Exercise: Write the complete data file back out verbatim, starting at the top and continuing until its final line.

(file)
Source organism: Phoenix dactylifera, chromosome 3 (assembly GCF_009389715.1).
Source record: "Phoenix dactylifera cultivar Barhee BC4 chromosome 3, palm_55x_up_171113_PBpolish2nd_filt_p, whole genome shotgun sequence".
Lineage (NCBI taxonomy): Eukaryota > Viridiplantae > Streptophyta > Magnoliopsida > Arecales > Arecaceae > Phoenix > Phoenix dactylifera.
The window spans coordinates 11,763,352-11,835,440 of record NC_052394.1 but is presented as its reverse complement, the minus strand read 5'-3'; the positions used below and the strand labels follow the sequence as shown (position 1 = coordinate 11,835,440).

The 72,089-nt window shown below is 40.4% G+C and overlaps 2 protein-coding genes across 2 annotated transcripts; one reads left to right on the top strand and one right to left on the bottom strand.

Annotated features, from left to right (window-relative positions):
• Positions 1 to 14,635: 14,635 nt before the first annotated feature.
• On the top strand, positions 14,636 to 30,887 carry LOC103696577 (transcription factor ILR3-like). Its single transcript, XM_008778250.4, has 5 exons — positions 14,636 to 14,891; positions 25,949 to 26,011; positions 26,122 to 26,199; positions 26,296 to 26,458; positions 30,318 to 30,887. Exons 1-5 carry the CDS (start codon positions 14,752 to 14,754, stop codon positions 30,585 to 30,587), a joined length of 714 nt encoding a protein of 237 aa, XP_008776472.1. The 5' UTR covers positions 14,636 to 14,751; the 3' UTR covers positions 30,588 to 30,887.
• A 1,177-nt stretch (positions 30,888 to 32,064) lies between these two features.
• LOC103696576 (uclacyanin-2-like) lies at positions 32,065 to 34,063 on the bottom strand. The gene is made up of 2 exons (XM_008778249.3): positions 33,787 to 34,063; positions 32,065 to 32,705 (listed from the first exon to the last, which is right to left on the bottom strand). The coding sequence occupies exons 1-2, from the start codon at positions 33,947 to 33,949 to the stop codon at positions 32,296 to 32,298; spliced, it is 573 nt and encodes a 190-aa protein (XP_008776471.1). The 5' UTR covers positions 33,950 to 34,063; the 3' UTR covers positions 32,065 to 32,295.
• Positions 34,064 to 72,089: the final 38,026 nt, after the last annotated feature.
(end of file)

Source organism: Phoenix dactylifera, chromosome 3 (assembly GCF_009389715.1).
Source record: "Phoenix dactylifera cultivar Barhee BC4 chromosome 3, palm_55x_up_171113_PBpolish2nd_filt_p, whole genome shotgun sequence".
Lineage (NCBI taxonomy): Eukaryota > Viridiplantae > Streptophyta > Magnoliopsida > Arecales > Arecaceae > Phoenix > Phoenix dactylifera.
The window spans coordinates 11,763,352-11,835,440 of record NC_052394.1 but is presented as its reverse complement, the minus strand read 5'-3'; the positions used below and the strand labels follow the sequence as shown (position 1 = coordinate 11,835,440).

The 72,089-nt window shown below is 40.4% G+C and overlaps 2 protein-coding genes across 2 annotated transcripts; one reads left to right on the top strand and one right to left on the bottom strand.

Annotated features, from left to right (window-relative positions):
• Positions 1 to 14,635: 14,635 nt before the first annotated feature.
• On the top strand, positions 14,636 to 30,887 carry LOC103696577 (transcription factor ILR3-like). Its single transcript, XM_008778250.4, has 5 exons — positions 14,636 to 14,891; positions 25,949 to 26,011; positions 26,122 to 26,199; positions 26,296 to 26,458; positions 30,318 to 30,887. Exons 1-5 carry the CDS (start codon positions 14,752 to 14,754, stop codon positions 30,585 to 30,587), a joined length of 714 nt encoding a protein of 237 aa, XP_008776472.1. The 5' UTR covers positions 14,636 to 14,751; the 3' UTR covers positions 30,588 to 30,887.
• A 1,177-nt stretch (positions 30,888 to 32,064) lies between these two features.
• LOC103696576 (uclacyanin-2-like) lies at positions 32,065 to 34,063 on the bottom strand. The gene is made up of 2 exons (XM_008778249.3): positions 33,787 to 34,063; positions 32,065 to 32,705 (listed from the first exon to the last, which is right to left on the bottom strand). The coding sequence occupies exons 1-2, from the start codon at positions 33,947 to 33,949 to the stop codon at positions 32,296 to 32,298; spliced, it is 573 nt and encodes a 190-aa protein (XP_008776471.1). The 5' UTR covers positions 33,950 to 34,063; the 3' UTR covers positions 32,065 to 32,295.
• Positions 34,064 to 72,089: the final 38,026 nt, after the last annotated feature.